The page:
Compare any two graphics cards:
GeForce GTX 560 Ti vs Radeon RX 460
IntroThe GeForce GTX 560 Ti uses a 40 nm design. nVidia has set the core speed at 822 MHz. The GDDR5 RAM is set to run at a frequency of 1002 MHz on this particular model. It features 384 SPUs along with 64 TAUs and 32 Rasterization Operator Units.
Compare all of that to the Radeon RX 460, which comes with a core clock frequency of 1090 MHz and a GDDR5 memory speed of 1750 MHz. It also uses a 128-bit bus, and uses a 14 nm design. It is made up of 896 SPUs, 56 TAUs, and 16 ROPs.
Power Usage and Theoretical Benchmarks
Power Consumption (Max TDP)
Performance-wise, the GeForce GTX 560 Ti should theoretically be a bit superior to the Radeon RX 460 in general. (explain)
Texel RateThe Radeon RX 460 will be just a bit (approximately 16%) better at AF than the GeForce GTX 560 Ti. (explain)
Pixel RateThe GeForce GTX 560 Ti is quite a bit (more or less 51%) better at AA than the Radeon RX 460, and will be capable of handling higher resolutions more effectively. (explain)
Please note that the above 'benchmarks' are all just theoretical - the results were calculated based on the card's specifications, and real-world performance may (and probably will) vary at least a bit.
Please note that the price comparisons are based on search keywords - sometimes it might show cards with very similar names that are not exactly the same as the one chosen in the comparison. We do try to filter out the wrong results as best we can, though.
Memory Bandwidth: Memory bandwidth is the max amount of information (measured in megabytes per second) that can be transferred over the external memory interface in a second. It is calculated by multiplying the interface width by the speed of its memory. If it uses DDR memory, it should be multiplied by 2 again. If DDR5, multiply by ANOTHER 2x. The higher the card's memory bandwidth, the better the card will be in general. It especially helps with anti-aliasing, HDR and high resolutions.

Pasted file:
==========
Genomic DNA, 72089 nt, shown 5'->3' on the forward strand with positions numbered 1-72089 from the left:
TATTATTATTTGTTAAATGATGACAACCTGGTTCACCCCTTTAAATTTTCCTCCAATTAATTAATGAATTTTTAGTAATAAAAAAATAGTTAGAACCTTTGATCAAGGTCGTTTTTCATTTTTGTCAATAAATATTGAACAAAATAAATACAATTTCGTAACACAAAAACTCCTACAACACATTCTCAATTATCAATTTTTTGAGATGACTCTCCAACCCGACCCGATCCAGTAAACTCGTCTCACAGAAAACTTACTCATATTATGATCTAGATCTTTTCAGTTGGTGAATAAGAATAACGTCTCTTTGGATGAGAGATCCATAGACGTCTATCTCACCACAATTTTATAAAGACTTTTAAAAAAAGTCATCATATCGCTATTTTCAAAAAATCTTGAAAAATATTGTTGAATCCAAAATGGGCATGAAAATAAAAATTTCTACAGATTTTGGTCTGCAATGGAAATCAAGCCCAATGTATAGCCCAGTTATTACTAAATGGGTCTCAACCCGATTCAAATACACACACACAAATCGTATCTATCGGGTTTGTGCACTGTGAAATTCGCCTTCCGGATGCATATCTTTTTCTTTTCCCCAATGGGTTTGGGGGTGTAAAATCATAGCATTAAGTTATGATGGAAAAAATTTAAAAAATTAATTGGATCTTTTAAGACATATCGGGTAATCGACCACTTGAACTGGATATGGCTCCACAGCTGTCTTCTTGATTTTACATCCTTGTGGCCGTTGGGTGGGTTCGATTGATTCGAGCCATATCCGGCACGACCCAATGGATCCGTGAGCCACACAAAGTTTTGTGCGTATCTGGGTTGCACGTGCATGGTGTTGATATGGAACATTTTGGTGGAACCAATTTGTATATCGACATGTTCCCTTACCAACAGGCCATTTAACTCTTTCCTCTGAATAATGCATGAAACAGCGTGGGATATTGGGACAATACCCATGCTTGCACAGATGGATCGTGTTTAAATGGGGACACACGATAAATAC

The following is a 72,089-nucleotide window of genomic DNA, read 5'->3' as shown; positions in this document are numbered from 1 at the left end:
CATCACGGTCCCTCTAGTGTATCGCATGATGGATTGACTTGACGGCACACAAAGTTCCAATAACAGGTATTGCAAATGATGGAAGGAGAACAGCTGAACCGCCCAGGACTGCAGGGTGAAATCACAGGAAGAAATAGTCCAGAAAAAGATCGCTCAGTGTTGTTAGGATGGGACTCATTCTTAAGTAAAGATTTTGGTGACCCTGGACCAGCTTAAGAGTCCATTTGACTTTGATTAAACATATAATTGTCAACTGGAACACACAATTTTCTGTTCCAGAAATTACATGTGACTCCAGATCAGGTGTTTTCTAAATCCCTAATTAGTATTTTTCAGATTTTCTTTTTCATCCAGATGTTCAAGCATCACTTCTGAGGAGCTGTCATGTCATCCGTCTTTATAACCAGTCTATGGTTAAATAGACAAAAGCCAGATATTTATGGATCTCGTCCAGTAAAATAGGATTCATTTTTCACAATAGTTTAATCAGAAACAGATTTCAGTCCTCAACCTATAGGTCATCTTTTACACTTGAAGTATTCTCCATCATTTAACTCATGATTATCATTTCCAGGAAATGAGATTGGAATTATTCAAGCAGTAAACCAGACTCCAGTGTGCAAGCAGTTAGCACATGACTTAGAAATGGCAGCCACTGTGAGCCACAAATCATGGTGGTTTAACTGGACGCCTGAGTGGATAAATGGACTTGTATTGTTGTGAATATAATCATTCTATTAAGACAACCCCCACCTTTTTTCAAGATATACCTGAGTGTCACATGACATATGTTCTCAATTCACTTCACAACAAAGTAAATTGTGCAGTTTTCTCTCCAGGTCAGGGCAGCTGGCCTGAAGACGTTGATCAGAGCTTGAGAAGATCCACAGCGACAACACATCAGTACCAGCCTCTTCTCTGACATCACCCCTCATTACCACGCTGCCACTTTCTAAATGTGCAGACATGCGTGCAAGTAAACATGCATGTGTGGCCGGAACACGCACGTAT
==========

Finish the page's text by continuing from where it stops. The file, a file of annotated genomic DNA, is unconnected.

Texel Rate: Texel rate is the maximum texture map elements (texels) that can be processed in one second. This figure is calculated by multiplying the total number of texture units of the card by the core speed of the chip. The better the texel rate, the better the video card will be at texture filtering (anisotropic filtering - AF). It is measured in millions of texels applied in one second.
Pixel Rate: Pixel rate is the maximum number of pixels that the graphics card can possibly write to its local memory in one second - measured in millions of pixels per second. The number is calculated by multiplying the number of Raster Operations Pipelines by the clock speed of the card. ROPs (Raster Operations Pipelines - also called Render Output Units) are responsible for filling the screen with pixels (the image). The actual pixel output rate is also dependant on quite a few other factors, most notably the memory bandwidth of the card - the lower the bandwidth is, the lower the ability to reach the maximum fill rate.